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Wednesday, February 11, 2009

He's Got Mojo

I haven't bought MOJO in ages ... well, I haven't bought any of those British music mags in a long, long time. I used to worship Q, Vox, and Select, and NME and Melody Maker when they were still in newspaper format. Anyhow, MOJO still hammers out a slick issue now and then and its latest is a good example: Nick Cave dons the March 2009 cover and here, the original Bad Seed reflects upon his three decades in rock in a 15-page spread.

"I'm dressed up -- cufflinks and all -- for your photo session, but I don't wear a suit in a dandyish way. I wear it as a worker. Someone who prepares himself for the job. It's always been like that."

See? Such class.

There's also a killer interview with Brian Eno and another piece with Johnny Marr, but Paul Trynka's reflective piece on Stooges guitarist Ron Asheton is really stellar -- Iggy Pop, J Mascis and James Williamson pay tribute.. Asheton passed away last month at the age of 60. He lived in my old neighborhood on the west side of Ann Arbor ... a cool as hell musician, but just a regular guy. Still sad about this one. RIP Ron Asheton.

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Tuesday, February 03, 2009

Ant Rap

This is because I'm embarking on a massive Adam & the Ants kick ... thank you Alex. Adam Ant forever.

Adam & the Ants - "Stand & Deliver"

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Famous International Playboy

Ok, I've been hesistant to discuss the much-talked about naked Morrissey photo for a couple of days now. News flash for those who haven't Facebooked me or texted me with the news (haha), Morrissey and the rest of his band are nearly nude on the inner-sleeve of the Mozzer's forthcoming single, "I'm Throwing My Arms Around Paris." Of course, the Moz and the band's unmentionables are covered by aptly-placed seven-inch vinyl records.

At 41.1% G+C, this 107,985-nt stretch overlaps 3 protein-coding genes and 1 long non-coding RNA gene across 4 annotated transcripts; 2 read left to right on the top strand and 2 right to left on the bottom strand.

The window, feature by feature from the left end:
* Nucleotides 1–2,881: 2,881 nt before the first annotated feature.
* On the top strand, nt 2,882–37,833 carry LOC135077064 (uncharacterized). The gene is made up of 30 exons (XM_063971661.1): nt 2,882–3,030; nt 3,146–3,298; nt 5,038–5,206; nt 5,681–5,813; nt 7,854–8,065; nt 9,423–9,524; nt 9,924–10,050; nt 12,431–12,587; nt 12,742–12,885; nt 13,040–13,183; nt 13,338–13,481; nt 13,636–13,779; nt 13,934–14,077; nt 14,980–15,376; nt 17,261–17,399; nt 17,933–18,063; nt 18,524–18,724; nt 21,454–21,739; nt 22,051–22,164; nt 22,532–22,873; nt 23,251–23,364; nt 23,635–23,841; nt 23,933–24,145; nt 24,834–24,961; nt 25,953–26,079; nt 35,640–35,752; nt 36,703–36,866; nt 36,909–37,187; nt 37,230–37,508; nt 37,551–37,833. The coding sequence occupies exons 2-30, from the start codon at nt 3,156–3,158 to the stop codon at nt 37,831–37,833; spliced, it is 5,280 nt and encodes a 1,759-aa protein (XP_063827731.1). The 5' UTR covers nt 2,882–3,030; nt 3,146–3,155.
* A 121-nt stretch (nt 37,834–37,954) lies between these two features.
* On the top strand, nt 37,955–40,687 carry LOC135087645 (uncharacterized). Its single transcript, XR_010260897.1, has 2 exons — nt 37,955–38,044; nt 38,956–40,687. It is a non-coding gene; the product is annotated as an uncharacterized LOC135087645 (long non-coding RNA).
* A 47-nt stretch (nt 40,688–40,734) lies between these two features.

It's not because I'm worried about what my Dad might say (thanks for always reading my blog, Dad) when he sees the post or how the Sultan will scowl at the photo above. The gasps, the shrieks, the wtfs surrounding this photo ... it's entertaining, sure. But really, why is this such a big deal?

The Guardian criticizes the photo as "ghastly." "The decline of Morrissey's sleeve imagery has only been equalled [sic] by his similarly appalling taste in denim over the past decade. Where once he wore synch-stitched Levi's, he seems to have been working his way through a dizzying wardrobe of boot-cut monstrosities when promoting his past four albums."


For me, it's Morrissey. He's still my favorite favorite. I get what he's doing here ... let the man make fun of himself. Let him have a little fun, period. The dude's outgrown his signature moping, but he'll never stop mocking the press or the naysayers. I especially love him for that. Sure, if was 16, I'd be a giddy fangirl about this photo. And I suppose I'll be a fangirl for Morrissey for the rest of my life. But c'mon. This photo is that big of a deal? Let's not make it more than it is. Red Hot Chili Peppers? Psssh.

Morrissey has remained an original. He's timeless. The artwork for his solo singles might not exactly match the flawless brilliance of former Smiths singles, but as he's always done, Morrissey does what he wants. Thank goodness for that.

"I'm Throwing My Arms Around Paris" is released February 9th, while Morrissey's tenth studio LP, Years of Refusal, drops February 17th.

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Sunday, February 01, 2009


Just a few days ago, I was talking about how it was high time that Doves issued a new album. Well, THEY ARE! According to, their long-awaited fourth album, Kingdom of Rust, will be released in the U.S. April 7.

Check out the synth-soaked hypnotics of first single, "Jetstream," at the band's web site. Echoes of Sub Sub, anyone? It's their tribute to the Vangelis film score, Blade Runner. Quality!

Kingdom of Rust:
1. Jetstream
2. Kingdom of Rust
3. The Outsiders
4. Winter Hill
5. 10.03
6. The Greatest Denier
7. Birds Flew Backwards
8. Spellbound
9. Compulsion
10. House of Mirrors
11. Lifelines